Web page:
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One Hundred Years of Solitude | Study Guide

Gabriel García Márquez

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One Hundred Years of Solitude | Chapter 9 | Summary



Colonel Gerineldo Márquez tires of the war and finds solace in visiting Amaranta in her sewing room. After four years of courtship, she refuses his proposal. When Colonel Aureliano Buendía returns to Macondo "at the most critical moment of the war," he withdraws and his relationship with Colonel Gerineldo Márquez suffers.

After organizing and leading a second rebellion group, Colonel Aureliano Buendía loses sight of himself and develops an "inner coldness." When the commission arrives for an interview, he betrays the Liberal Party by signing a treaty to appease the opposing Conservatives, which goes against everything he fought for and believed in. When Colonel Gerineldo Márquez is sentenced to death, Úrsula denounces Colonel Aureliano Buendía, which catapults him into reflection. He rescues his friend from jail to continue their war.

With the approach of armistice, Colonel Aureliano Buendía returns, distracted and drained from the brutal year. He attends the day of the armistice. After the document is signed, Colonel Aureliano Buendía shoots himself in the heart. Because his doctor circled his heart with the intent to save his life, Colonel Aureliano Buendía lives and makes a full recovery. His mother prepares the house for his return, which reinvigorates the family.


After organizing the second assembly of the principal rebel commanders, the author uses magic realism to display the change that occurs in Colonel Aureliano Buendía who loses himself in the "solitude of his power." His soldiers take matters into their own hands, killing those who they believe are making him unhappy, giving the impression that his power is out of his control.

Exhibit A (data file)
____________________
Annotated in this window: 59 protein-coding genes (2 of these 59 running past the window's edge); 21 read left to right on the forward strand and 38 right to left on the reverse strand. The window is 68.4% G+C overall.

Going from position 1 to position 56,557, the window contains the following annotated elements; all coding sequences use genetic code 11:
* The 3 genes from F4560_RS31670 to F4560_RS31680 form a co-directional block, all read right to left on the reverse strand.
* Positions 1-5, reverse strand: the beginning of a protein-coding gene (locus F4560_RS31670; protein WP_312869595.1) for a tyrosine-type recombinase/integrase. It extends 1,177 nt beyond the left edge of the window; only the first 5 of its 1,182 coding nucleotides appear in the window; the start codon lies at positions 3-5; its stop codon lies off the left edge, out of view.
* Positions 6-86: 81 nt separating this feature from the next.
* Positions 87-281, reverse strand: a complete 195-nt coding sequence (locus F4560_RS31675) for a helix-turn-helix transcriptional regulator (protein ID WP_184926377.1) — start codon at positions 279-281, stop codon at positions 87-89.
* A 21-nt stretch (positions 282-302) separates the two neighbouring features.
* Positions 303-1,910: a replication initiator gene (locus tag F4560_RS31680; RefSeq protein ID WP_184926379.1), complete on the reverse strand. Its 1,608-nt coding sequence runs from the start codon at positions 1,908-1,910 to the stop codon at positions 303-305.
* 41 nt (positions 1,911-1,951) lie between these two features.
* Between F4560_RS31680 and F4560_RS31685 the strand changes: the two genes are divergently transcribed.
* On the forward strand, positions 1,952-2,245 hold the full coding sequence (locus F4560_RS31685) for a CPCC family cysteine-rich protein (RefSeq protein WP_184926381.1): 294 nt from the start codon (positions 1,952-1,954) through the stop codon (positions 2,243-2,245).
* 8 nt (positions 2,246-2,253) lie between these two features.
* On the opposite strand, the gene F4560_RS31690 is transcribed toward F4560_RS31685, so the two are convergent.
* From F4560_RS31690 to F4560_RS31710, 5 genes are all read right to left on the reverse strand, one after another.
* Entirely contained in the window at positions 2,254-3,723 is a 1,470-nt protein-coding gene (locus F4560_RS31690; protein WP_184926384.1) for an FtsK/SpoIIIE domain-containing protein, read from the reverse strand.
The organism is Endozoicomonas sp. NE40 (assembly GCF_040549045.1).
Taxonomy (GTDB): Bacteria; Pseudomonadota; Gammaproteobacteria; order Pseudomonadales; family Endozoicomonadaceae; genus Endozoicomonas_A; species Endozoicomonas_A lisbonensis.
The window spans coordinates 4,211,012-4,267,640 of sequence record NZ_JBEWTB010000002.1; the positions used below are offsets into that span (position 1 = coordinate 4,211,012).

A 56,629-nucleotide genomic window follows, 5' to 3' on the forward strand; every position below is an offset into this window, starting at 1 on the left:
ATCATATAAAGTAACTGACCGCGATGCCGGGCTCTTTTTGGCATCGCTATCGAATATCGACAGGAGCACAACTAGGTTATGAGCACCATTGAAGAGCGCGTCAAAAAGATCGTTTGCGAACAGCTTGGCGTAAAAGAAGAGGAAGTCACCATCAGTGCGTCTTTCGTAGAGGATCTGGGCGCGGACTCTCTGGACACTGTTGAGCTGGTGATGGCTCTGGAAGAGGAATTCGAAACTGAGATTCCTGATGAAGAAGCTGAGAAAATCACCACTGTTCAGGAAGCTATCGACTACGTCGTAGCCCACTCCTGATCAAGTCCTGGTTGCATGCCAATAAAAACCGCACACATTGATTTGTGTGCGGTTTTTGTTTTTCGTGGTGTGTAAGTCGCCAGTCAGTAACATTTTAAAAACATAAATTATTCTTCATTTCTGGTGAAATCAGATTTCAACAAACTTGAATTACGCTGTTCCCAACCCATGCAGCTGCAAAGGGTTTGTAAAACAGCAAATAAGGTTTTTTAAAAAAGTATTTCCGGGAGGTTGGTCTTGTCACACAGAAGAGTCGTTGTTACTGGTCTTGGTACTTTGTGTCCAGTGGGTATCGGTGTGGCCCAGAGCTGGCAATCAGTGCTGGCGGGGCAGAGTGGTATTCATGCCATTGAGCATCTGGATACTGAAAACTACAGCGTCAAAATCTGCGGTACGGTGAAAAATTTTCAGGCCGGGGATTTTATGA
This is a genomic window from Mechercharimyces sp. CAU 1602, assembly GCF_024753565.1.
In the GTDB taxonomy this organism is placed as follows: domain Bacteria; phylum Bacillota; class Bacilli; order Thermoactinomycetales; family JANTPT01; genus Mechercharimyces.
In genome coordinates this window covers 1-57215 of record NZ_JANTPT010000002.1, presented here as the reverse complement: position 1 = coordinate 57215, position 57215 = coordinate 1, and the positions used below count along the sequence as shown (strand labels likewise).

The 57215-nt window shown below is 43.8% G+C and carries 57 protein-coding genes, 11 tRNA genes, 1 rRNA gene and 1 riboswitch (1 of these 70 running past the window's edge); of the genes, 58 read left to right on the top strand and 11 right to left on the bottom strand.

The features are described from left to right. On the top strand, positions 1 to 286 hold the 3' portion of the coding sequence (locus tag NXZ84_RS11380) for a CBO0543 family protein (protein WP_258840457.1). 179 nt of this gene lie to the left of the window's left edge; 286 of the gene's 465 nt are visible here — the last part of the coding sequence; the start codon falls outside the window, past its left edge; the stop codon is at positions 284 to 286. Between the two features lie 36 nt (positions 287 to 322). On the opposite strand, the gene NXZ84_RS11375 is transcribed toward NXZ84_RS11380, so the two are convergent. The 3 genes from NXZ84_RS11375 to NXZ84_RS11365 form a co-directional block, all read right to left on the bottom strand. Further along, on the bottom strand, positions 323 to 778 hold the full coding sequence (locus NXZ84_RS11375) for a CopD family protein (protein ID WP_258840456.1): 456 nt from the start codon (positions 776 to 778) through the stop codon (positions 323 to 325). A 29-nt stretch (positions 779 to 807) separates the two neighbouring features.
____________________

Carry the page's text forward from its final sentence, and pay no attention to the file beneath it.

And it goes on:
While he destroys all evidence of himself except for Remedios's daguerreotype, which Úrsula forbids him to touch, the narrator likens his action to the ceremony of his father burying the weapon he kills Prudencio Aguilar with. This contributes to the theme of past and present. A son repeating the actions of his father contributes to the circularity of the Buendías' existence.

When Colonel Aureliano Buendía attempts suicide, Úrsula uncovers a pot of milk to discover worms inside and assumes that the Conservative Party has killed her "Aureliano." This moment, full of premonition, displays Úrsula's motherly love. Since committing to the Liberal Party he is known as Colonel Aureliano Buendía, or Colonel. That Úrsula simply calls him Aureliano shows the bond, her grief, and the magic of motherhood.
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